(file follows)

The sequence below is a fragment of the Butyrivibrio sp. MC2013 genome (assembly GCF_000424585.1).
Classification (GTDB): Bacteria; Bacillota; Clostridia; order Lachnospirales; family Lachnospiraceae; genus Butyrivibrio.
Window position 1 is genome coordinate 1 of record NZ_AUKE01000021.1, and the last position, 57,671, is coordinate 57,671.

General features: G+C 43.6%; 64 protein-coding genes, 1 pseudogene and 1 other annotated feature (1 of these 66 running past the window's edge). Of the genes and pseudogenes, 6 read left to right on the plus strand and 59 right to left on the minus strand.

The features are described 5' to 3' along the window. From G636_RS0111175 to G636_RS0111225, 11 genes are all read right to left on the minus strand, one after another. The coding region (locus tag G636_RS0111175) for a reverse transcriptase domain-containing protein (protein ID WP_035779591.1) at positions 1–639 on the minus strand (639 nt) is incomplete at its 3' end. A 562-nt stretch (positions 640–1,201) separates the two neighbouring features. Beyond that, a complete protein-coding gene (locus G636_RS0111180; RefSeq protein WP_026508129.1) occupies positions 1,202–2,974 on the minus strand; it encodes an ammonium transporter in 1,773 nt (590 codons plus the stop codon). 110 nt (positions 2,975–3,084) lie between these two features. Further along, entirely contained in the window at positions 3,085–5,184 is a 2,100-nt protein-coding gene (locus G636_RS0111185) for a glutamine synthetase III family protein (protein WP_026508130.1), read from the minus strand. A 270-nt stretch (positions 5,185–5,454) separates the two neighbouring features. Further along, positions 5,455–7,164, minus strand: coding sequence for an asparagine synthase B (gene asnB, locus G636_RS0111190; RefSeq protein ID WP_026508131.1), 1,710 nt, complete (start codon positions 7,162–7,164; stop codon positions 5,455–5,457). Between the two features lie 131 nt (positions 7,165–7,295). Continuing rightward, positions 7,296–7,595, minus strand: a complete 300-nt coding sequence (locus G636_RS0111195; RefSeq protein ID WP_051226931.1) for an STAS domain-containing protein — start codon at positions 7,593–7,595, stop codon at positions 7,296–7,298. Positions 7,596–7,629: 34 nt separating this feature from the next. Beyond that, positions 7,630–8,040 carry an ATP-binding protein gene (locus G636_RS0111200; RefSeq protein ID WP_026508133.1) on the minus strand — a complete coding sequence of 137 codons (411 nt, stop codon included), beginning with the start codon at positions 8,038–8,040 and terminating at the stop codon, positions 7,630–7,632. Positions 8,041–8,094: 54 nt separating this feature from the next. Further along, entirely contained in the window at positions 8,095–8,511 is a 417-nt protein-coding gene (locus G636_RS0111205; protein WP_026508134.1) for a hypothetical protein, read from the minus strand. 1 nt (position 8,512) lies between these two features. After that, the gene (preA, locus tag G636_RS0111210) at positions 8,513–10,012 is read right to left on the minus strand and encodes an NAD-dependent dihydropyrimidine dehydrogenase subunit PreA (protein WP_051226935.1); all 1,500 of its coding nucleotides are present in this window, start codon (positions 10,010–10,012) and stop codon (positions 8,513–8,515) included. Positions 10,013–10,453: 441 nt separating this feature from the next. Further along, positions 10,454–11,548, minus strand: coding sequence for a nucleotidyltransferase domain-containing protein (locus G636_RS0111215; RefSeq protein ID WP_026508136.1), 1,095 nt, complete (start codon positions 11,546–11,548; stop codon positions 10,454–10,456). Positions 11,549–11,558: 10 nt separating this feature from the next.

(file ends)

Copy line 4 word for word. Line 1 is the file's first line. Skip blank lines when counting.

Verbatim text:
General features: G+C 43.6%; 64 protein-coding genes, 1 pseudogene and 1 other annotated feature (1 of these 66 running past the window's edge). Of the genes and pseudogenes, 6 read left to right on the plus strand and 59 right to left on the minus strand.